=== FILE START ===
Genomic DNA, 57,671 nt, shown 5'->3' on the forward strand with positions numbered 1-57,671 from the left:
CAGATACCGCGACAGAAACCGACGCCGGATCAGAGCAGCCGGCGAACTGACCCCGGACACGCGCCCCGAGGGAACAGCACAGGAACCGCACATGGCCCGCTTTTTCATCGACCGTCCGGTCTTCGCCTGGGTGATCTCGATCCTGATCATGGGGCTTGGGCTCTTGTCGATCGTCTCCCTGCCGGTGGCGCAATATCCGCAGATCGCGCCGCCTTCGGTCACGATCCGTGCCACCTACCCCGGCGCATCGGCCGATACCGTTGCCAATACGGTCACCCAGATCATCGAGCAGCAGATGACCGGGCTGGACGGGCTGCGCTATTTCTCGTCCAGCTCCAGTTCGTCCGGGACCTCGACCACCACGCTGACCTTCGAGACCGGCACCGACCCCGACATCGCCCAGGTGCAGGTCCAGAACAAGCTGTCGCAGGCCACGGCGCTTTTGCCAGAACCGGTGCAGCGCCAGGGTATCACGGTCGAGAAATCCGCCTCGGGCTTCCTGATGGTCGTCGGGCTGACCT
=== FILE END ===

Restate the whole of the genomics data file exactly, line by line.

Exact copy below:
Genomic DNA, 57,671 nt, shown 5'->3' on the forward strand with positions numbered 1-57,671 from the left:
CAGATACCGCGACAGAAACCGACGCCGGATCAGAGCAGCCGGCGAACTGACCCCGGACACGCGCCCCGAGGGAACAGCACAGGAACCGCACATGGCCCGCTTTTTCATCGACCGTCCGGTCTTCGCCTGGGTGATCTCGATCCTGATCATGGGGCTTGGGCTCTTGTCGATCGTCTCCCTGCCGGTGGCGCAATATCCGCAGATCGCGCCGCCTTCGGTCACGATCCGTGCCACCTACCCCGGCGCATCGGCCGATACCGTTGCCAATACGGTCACCCAGATCATCGAGCAGCAGATGACCGGGCTGGACGGGCTGCGCTATTTCTCGTCCAGCTCCAGTTCGTCCGGGACCTCGACCACCACGCTGACCTTCGAGACCGGCACCGACCCCGACATCGCCCAGGTGCAGGTCCAGAACAAGCTGTCGCAGGCCACGGCGCTTTTGCCAGAACCGGTGCAGCGCCAGGGTATCACGGTCGAGAAATCCGCCTCGGGCTTCCTGATGGTCGTCGGGCTGACCT